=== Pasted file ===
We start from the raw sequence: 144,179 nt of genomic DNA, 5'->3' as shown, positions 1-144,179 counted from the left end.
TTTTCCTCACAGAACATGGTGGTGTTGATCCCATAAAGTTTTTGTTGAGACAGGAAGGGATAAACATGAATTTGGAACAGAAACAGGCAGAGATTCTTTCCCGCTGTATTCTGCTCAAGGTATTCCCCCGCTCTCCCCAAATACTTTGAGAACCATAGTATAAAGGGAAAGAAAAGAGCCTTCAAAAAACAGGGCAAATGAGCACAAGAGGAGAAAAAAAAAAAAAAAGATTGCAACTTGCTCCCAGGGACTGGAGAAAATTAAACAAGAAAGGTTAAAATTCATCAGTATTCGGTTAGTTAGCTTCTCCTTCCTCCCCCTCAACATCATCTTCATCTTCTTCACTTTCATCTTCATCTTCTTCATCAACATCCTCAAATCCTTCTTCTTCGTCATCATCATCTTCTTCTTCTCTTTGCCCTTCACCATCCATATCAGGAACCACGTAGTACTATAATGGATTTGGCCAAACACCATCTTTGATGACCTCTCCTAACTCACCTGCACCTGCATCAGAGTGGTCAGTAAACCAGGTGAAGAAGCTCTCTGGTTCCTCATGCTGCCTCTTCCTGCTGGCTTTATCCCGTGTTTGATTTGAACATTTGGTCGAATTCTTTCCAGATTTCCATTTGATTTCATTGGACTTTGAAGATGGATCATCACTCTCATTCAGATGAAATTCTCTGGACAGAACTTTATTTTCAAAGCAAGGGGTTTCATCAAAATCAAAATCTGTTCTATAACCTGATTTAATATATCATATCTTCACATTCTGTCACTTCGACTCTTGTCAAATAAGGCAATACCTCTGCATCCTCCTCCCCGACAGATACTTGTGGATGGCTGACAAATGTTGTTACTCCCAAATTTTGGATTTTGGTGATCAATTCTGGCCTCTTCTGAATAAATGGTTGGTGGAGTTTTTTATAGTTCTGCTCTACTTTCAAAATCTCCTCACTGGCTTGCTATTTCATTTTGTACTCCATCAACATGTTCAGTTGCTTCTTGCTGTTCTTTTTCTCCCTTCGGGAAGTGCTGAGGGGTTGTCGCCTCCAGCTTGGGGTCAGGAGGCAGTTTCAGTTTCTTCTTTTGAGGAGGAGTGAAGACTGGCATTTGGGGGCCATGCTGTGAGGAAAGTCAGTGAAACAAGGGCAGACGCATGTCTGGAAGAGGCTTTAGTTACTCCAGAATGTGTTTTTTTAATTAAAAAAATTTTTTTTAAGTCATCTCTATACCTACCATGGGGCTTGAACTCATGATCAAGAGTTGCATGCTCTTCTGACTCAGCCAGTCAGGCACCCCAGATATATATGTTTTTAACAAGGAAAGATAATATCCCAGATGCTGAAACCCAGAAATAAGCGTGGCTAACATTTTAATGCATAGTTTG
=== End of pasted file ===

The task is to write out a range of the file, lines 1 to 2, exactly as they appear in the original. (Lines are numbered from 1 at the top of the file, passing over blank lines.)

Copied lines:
We start from the raw sequence: 144,179 nt of genomic DNA, 5'->3' as shown, positions 1-144,179 counted from the left end.
TTTTCCTCACAGAACATGGTGGTGTTGATCCCATAAAGTTTTTGTTGAGACAGGAAGGGATAAACATGAATTTGGAACAGAAACAGGCAGAGATTCTTTCCCGCTGTATTCTGCTCAAGGTATTCCCCCGCTCTCCCCAAATACTTTGAGAACCATAGTATAAAGGGAAAGAAAAGAGCCTTCAAAAAACAGGGCAAATGAGCACAAGAGGAGAAAAAAAAAAAAAAAGATTGCAACTTGCTCCCAGGGACTGGAGAAAATTAAACAAGAAAGGTTAAAATTCATCAGTATTCGGTTAGTTAGCTTCTCCTTCCTCCCCCTCAACATCATCTTCATCTTCTTCACTTTCATCTTCATCTTCTTCATCAACATCCTCAAATCCTTCTTCTTCGTCATCATCATCTTCTTCTTCTCTTTGCCCTTCACCATCCATATCAGGAACCACGTAGTACTATAATGGATTTGGCCAAACACCATCTTTGATGACCTCTCCTAACTCACCTGCACCTGCATCAGAGTGGTCAGTAAACCAGGTGAAGAAGCTCTCTGGTTCCTCATGCTGCCTCTTCCTGCTGGCTTTATCCCGTGTTTGATTTGAACATTTGGTCGAATTCTTTCCAGATTTCCATTTGATTTCATTGGACTTTGAAGATGGATCATCACTCTCATTCAGATGAAATTCTCTGGACAGAACTTTATTTTCAAAGCAAGGGGTTTCATCAAAATCAAAATCTGTTCTATAACCTGATTTAATATATCATATCTTCACATTCTGTCACTTCGACTCTTGTCAAATAAGGCAATACCTCTGCATCCTCCTCCCCGACAGATACTTGTGGATGGCTGACAAATGTTGTTACTCCCAAATTTTGGATTTTGGTGATCAATTCTGGCCTCTTCTGAATAAATGGTTGGTGGAGTTTTTTATAGTTCTGCTCTACTTTCAAAATCTCCTCACTGGCTTGCTATTTCATTTTGTACTCCATCAACATGTTCAGTTGCTTCTTGCTGTTCTTTTTCTCCCTTCGGGAAGTGCTGAGGGGTTGTCGCCTCCAGCTTGGGGTCAGGAGGCAGTTTCAGTTTCTTCTTTTGAGGAGGAGTGAAGACTGGCATTTGGGGGCCATGCTGTGAGGAAAGTCAGTGAAACAAGGGCAGACGCATGTCTGGAAGAGGCTTTAGTTACTCCAGAATGTGTTTTTTTAATTAAAAAAATTTTTTTTAAGTCATCTCTATACCTACCATGGGGCTTGAACTCATGATCAAGAGTTGCATGCTCTTCTGACTCAGCCAGTCAGGCACCCCAGATATATATGTTTTTAACAAGGAAAGATAATATCCCAGATGCTGAAACCCAGAAATAAGCGTGGCTAACATTTTAATGCATAGTTTG